The cohort of 14 in my first year were renowned in the department for their academic diligence, liveliness and good nature. Personally, I found them universally friendly and supportive. On day one of the course someone started a Facebook group, but my dislike of social media held me back from joining! I thus missed out on the group photos and postings, but would always receive texts from several people if there was a party or outing in the offing. This group has remained remarkably close, with many of them now doing PhDs at Nottingham, and through them I have got to know many other School of English research students and tutors.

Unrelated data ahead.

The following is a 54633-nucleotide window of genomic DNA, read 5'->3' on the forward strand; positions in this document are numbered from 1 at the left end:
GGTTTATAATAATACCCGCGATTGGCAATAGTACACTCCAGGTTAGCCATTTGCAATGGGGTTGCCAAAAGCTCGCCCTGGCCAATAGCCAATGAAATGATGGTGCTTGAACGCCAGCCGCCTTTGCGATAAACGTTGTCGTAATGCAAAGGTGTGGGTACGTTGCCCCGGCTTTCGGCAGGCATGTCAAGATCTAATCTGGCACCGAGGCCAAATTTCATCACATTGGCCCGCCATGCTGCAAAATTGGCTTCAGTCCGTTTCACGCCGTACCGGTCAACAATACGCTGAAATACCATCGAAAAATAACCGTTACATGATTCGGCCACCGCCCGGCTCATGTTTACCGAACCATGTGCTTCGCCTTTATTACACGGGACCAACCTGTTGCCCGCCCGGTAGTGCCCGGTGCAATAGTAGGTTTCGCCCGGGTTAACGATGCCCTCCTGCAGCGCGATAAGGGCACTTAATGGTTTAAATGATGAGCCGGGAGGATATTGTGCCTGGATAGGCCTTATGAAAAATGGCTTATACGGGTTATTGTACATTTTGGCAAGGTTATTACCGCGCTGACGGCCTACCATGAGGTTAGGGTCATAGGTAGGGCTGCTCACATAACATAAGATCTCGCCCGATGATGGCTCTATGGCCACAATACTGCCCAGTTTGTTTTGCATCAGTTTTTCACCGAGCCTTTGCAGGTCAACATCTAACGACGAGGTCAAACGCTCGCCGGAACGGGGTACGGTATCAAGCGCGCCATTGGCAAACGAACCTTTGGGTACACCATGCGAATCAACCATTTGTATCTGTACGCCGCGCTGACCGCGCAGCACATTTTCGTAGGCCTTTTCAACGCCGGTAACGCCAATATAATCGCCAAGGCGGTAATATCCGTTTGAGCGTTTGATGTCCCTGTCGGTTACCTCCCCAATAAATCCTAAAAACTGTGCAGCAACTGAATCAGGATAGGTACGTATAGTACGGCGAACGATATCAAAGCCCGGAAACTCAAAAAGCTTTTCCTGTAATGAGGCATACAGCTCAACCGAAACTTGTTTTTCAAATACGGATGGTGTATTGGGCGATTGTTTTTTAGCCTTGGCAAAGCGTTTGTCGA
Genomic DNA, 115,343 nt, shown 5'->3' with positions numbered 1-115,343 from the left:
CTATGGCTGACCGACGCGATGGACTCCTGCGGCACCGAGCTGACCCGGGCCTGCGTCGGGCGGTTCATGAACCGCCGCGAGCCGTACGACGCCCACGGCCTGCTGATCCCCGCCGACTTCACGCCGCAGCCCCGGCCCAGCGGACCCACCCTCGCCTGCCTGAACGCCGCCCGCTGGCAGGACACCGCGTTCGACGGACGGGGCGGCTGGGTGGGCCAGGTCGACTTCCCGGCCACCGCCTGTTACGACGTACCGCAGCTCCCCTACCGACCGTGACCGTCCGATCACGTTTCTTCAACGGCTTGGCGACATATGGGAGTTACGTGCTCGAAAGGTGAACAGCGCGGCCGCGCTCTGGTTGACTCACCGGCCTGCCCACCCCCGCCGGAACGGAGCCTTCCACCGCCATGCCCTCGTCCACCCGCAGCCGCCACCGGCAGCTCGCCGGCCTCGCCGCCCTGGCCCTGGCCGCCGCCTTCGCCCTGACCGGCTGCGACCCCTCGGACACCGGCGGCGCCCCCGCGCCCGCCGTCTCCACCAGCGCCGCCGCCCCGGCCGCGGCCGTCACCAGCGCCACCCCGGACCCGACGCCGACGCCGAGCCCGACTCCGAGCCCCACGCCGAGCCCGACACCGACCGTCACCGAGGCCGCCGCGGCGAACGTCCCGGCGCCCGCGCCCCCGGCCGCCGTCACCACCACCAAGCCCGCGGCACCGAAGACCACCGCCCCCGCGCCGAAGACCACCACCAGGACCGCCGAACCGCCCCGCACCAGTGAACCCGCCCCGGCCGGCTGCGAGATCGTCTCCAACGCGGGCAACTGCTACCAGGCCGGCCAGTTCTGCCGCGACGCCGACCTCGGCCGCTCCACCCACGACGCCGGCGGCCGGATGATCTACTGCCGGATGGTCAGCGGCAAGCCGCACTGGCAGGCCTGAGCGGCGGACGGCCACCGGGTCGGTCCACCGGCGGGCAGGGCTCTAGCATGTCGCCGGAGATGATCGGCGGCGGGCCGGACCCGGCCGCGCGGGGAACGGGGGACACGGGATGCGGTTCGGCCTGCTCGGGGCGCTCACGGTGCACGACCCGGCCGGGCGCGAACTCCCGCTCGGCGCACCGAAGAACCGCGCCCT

As I mentioned above, I have received a lot of encouragement, warmth and practical assistance from these young people, which I hugely appreciate. In return, I have baked cakes for seminars and puddings for parties, knitted scarves, and conducted informal tutorials on the use of the comma. I have also acquired a role as a sort of ‘tribal elder’: I find that individuals like to confide in me their hopes and fears about their research projects or relationships, and I am happy to offer support and reassurance based on my experience of life and of working with young people.
I hope that anyone of mature years considering enrolling for an MA will be encouraged by my wonderful experience of modern university life. I have found the academic content, the social side and the extra-curricular activities thought-provoking, exciting, and stimulating. I feel proud to have met the challenges, and to have become a more discerning reader and thinker. Now I need to contemplate my next move. . .
P.S. If you have read this far in the hope of a tutorial on Viking swear-words, I am afraid discretion has got the better of me!